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After a two-year hiatus from the global dairy market, China’s appetite for dairy commodity imports is starting to revive, and this will create opportunities for New Zealand, particularly at the higher-end of the market, according to a visiting Chinese dairy expert. 
In New Zealand for a series of industry presentations, Rabobank Shanghai-based senior dairy analyst Sandy Chen said China’s appetite for dairy commodity imports is starting to pick-up at a time when global supply across the export engine is returning to growth.  

“In terms of dairy consumption growth, we’ve seen this plummet from an annual growth rate of close to 19 percent for the most part of last decade, to a growth rate of under two percent since 2012,” he said.  
“Looking out to the medium-term, we are not expecting to see a return to the type of growth we saw from 2000 through to 2008, however we do expect dairy consumption growth to stabilise at around two to 2.5 percent out to 2022.”   

Chen said China’s growing consumer demand for dairy would flow on to an increased need for dairy imports.  
“China started 2017 with below-average inventories, and even with slow consumption growth, it will be looking for imports in coming months,” he said.  
Longer term, Chen said China’s import gap was set to widen, with Rabobank forecasting China to have a 24 percent gap between domestic supply and demand in 2020, up from 20 percent in 2016.   

Given China’s relatively slow consumption growth prospects, Chen said, much of the gap would be due to the constraints hindering expansion in local production.   
“The Chinese dairy sector has been undergoing significant structural change in recent years,” he said, “as smaller producers have been exiting the industry and there has been the emergence of ‘mega’ farms.   
“For example, in 2008 around 78 percent of China’s dairy farms had less than 100 cows – with the majority of these farming operations having one to 10 cows. Nowadays, dairy farms with less than 100 cows make up 50 percent of total dairy farms, with the majority of these operations having 50 to 100 cows.”   

Chen said constraints to China’s dairy production included land and water availability, high costs of production (particularly for feed) and environmental regulations, which were all curtailing investment in the farm sector.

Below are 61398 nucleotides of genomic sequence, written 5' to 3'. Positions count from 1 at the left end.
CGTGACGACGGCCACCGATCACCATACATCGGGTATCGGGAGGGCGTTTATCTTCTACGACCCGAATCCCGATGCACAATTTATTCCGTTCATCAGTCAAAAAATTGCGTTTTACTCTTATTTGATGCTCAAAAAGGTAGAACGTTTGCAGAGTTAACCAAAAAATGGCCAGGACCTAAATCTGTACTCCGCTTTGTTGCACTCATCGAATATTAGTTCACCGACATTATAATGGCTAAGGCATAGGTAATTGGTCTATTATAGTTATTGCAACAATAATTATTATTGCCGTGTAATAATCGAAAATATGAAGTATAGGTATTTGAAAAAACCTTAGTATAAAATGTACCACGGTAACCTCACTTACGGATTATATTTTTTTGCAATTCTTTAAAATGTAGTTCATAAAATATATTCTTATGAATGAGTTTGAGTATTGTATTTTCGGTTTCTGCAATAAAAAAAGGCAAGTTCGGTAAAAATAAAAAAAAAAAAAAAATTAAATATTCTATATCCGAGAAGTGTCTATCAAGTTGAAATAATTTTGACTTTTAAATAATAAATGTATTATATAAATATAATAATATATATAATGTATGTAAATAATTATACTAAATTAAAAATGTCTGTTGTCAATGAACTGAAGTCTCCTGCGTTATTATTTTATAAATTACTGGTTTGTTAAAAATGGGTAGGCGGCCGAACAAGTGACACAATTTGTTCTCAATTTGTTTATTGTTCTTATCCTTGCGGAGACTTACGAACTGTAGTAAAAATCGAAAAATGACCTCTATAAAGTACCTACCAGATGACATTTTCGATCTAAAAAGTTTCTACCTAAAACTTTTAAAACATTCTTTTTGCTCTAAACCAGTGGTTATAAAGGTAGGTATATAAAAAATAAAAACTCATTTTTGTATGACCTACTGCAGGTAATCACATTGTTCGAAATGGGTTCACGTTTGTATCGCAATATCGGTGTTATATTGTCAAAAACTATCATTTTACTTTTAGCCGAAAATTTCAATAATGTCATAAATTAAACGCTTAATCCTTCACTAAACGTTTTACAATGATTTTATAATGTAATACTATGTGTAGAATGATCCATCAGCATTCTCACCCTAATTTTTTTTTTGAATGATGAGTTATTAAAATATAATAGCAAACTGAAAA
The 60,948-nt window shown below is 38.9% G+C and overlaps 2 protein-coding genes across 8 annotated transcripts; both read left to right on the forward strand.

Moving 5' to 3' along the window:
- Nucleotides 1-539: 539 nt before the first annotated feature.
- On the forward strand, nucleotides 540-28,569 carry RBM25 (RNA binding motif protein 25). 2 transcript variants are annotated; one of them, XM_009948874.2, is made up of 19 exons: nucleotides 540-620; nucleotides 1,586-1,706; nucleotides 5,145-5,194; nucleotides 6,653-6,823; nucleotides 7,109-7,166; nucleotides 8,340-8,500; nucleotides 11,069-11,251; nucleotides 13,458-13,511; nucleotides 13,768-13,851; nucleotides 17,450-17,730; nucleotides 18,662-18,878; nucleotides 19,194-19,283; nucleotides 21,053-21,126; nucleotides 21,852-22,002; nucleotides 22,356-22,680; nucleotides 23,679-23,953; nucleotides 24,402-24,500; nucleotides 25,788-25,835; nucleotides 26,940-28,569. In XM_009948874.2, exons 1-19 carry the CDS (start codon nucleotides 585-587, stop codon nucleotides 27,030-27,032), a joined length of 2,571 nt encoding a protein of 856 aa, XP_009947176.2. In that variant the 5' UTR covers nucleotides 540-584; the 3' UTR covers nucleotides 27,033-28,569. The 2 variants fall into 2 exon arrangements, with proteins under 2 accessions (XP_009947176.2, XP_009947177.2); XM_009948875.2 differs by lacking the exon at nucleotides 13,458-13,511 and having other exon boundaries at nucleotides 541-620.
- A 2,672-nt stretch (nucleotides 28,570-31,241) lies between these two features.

“The cost of production on a Chinese corporate farm (which typically has 8000 to 13,000 cows) is just over US50c/litre, whereas in New Zealand it is currently around US30c/litre,” he said.   
Equally as important, the Chinese government was becoming more tolerant to dairy imports, Chen said. However, China still had ambitions to maintain self-sufficiency levels of 70 percent.   

NZ the top supplier of dairy imports   
Chen said that despite the EU taking a greater share of imports in recent years, New Zealand was still the chief player in terms of dairy commodity imports into China and, as such, was in a strong position to take advantage of increased Chinese demand.  
“In the last five or six years we’ve seen the EU significantly increase their dairy exports to China and this has seen New Zealand’s overall market share of dairy imports into China come back a little, however New Zealand still accounts for over half of all dairy products imported into the country,” he said.  
“As the dominant importer in the powder, liquid milk, butter and fat and cheese categories, New Zealand has good market access and a strong supply chain in place and is therefore well positioned to capitalise on the expected increase in Chinese dairy imports in coming years.”  

Chen said while China’s per capita dairy consumption remained well below that of some of its east Asian neighbours, there were some strong growth opportunities in the dairy product categories in which New Zealand provides the majority of imports.  
“New Zealand currently supplies 52 percent of cheese imports into China and 87 percent of butter imports, two categories where there is significant scope for consumption growth.”  
“For example, annual cheese consumption in China is currently less than 100 grams per person. This compares with an annual cheese consumption of two to four kilograms per person in Japan, and close to two kilograms per person in Korea and Taiwan,” he said.   
“Butter consumption is also growing faster than other dairy categories, so, like cheese, there is considerable opportunity for growth.”   

Medium term growth opportunities in high-end products  
While the opportunity for New Zealand to increase sales of dairy commodity products into China was significant, Chen said New Zealand’s ability to retain its dominant market share position in the years to come would largely depend on how well it could adapt to changes in the Chinese market.   
“The Chinese market is undergoing a structural change in consumer preferences with Chinese consumers now increasingly on the look-out for healthy, safe, premium-end products. We’re also seeing big changes in the way products are purchased with ecommerce becoming a much more significant channel for product purchase,” he said.   
“Given these changes, in order to maximise sales into the Chinese market, New Zealand dairy processors will need to execute value-add strategies that demonstrate New Zealand’s food safety, product innovation and category expansion as well as staying on top of new retail formats for improving distribution.”    

Responsible for analysing the dairy market for Rabobank in Asia since 2013, Chen’s visit to New Zealand marked his second opportunity to meet with local dairy farmers. Prior to joining Raobank he worked as an equity analyst at Citigroup Global Markets Shanghai. 

Glenn Baker

Glenn is a professional writer/editor with 50-plus years’ experience across radio, television and magazine publishing.


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